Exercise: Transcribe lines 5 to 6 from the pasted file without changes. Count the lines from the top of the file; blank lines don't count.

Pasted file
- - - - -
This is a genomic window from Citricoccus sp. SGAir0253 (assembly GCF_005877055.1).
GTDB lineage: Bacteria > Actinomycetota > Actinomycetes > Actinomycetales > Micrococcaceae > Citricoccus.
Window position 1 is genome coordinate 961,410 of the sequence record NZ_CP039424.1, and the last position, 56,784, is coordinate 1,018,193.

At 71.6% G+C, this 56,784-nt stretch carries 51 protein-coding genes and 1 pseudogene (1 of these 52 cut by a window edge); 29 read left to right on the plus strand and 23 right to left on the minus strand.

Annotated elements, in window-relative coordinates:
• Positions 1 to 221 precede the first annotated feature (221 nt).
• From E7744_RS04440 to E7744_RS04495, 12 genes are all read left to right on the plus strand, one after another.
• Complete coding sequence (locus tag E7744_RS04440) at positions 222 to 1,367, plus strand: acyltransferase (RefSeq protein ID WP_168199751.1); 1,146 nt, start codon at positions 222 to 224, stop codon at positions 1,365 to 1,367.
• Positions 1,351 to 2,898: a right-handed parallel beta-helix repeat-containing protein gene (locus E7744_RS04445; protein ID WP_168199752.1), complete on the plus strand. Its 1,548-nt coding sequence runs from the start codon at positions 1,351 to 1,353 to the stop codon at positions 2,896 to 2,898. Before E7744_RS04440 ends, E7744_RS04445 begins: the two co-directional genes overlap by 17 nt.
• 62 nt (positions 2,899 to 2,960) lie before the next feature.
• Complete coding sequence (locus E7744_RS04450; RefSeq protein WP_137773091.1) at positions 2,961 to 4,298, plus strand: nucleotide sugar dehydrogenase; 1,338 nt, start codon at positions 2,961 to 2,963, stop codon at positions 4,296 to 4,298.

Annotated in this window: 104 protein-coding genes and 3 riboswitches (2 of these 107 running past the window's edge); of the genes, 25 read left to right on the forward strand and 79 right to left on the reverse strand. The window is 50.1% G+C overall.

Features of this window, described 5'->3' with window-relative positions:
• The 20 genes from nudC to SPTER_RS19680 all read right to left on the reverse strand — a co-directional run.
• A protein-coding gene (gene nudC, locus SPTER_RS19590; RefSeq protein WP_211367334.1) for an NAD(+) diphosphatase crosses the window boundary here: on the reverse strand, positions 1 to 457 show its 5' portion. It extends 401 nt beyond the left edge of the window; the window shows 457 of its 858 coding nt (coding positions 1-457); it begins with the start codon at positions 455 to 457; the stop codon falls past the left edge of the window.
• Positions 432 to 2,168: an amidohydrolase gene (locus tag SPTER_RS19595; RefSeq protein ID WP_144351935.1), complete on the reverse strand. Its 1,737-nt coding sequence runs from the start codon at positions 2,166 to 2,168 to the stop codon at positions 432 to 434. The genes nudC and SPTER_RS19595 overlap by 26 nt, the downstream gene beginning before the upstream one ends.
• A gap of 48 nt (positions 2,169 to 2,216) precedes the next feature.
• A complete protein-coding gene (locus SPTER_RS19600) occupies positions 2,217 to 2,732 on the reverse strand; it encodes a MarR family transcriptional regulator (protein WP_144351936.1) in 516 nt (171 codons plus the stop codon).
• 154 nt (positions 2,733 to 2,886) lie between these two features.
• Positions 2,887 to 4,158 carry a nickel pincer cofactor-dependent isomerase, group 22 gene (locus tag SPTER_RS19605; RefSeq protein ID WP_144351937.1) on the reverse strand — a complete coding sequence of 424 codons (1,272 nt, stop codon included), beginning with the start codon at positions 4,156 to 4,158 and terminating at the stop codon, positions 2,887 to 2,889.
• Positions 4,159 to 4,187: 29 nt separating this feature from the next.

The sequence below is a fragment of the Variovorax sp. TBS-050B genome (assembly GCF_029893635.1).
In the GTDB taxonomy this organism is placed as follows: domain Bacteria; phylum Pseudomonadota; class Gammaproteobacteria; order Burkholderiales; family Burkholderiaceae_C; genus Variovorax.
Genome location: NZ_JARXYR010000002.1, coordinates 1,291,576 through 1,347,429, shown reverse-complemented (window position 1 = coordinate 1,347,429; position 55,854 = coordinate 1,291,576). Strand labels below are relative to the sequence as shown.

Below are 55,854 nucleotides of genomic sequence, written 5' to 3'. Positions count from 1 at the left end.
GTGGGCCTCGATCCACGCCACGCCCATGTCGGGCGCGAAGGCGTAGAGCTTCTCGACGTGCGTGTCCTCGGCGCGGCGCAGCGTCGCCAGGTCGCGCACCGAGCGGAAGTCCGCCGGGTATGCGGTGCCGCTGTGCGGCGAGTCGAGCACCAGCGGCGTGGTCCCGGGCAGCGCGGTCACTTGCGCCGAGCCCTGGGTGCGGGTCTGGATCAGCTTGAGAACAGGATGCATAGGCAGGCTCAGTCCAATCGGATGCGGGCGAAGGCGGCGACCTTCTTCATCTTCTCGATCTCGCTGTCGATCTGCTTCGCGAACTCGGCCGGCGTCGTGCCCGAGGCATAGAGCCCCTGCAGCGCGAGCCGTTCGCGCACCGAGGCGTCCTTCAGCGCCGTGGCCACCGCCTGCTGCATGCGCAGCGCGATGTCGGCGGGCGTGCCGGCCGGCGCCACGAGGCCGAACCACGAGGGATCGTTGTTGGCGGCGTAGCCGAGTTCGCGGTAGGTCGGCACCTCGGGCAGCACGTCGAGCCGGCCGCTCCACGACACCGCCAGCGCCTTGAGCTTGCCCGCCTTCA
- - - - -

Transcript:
Annotated elements, in window-relative coordinates:
• Positions 1 to 221 precede the first annotated feature (221 nt).